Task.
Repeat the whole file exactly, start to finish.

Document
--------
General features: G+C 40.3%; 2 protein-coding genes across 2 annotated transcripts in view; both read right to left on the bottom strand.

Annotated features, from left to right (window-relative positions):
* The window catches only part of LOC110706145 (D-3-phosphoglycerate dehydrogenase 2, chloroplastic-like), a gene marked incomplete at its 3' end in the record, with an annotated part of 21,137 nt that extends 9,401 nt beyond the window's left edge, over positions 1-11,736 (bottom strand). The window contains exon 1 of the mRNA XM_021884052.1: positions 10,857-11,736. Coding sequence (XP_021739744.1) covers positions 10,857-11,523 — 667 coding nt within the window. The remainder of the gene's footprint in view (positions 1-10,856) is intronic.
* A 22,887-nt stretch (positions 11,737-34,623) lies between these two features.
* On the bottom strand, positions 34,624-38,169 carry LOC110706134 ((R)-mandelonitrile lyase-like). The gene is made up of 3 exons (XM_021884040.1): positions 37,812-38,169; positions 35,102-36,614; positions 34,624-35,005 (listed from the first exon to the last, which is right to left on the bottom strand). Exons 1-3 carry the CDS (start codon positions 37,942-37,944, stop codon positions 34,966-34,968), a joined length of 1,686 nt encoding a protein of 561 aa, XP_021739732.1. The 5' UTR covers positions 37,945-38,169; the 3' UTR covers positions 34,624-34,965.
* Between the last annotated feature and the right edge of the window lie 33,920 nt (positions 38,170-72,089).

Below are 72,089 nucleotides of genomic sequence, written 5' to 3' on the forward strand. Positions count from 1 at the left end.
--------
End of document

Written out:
General features: G+C 40.3%; 2 protein-coding genes across 2 annotated transcripts in view; both read right to left on the bottom strand.

Annotated features, from left to right (window-relative positions):
* The window catches only part of LOC110706145 (D-3-phosphoglycerate dehydrogenase 2, chloroplastic-like), a gene marked incomplete at its 3' end in the record, with an annotated part of 21,137 nt that extends 9,401 nt beyond the window's left edge, over positions 1-11,736 (bottom strand). The window contains exon 1 of the mRNA XM_021884052.1: positions 10,857-11,736. Coding sequence (XP_021739744.1) covers positions 10,857-11,523 — 667 coding nt within the window. The remainder of the gene's footprint in view (positions 1-10,856) is intronic.
* A 22,887-nt stretch (positions 11,737-34,623) lies between these two features.
* On the bottom strand, positions 34,624-38,169 carry LOC110706134 ((R)-mandelonitrile lyase-like). The gene is made up of 3 exons (XM_021884040.1): positions 37,812-38,169; positions 35,102-36,614; positions 34,624-35,005 (listed from the first exon to the last, which is right to left on the bottom strand). Exons 1-3 carry the CDS (start codon positions 37,942-37,944, stop codon positions 34,966-34,968), a joined length of 1,686 nt encoding a protein of 561 aa, XP_021739732.1. The 5' UTR covers positions 37,945-38,169; the 3' UTR covers positions 34,624-34,965.
* Between the last annotated feature and the right edge of the window lie 33,920 nt (positions 38,170-72,089).

Below are 72,089 nucleotides of genomic sequence, written 5' to 3' on the forward strand. Positions count from 1 at the left end.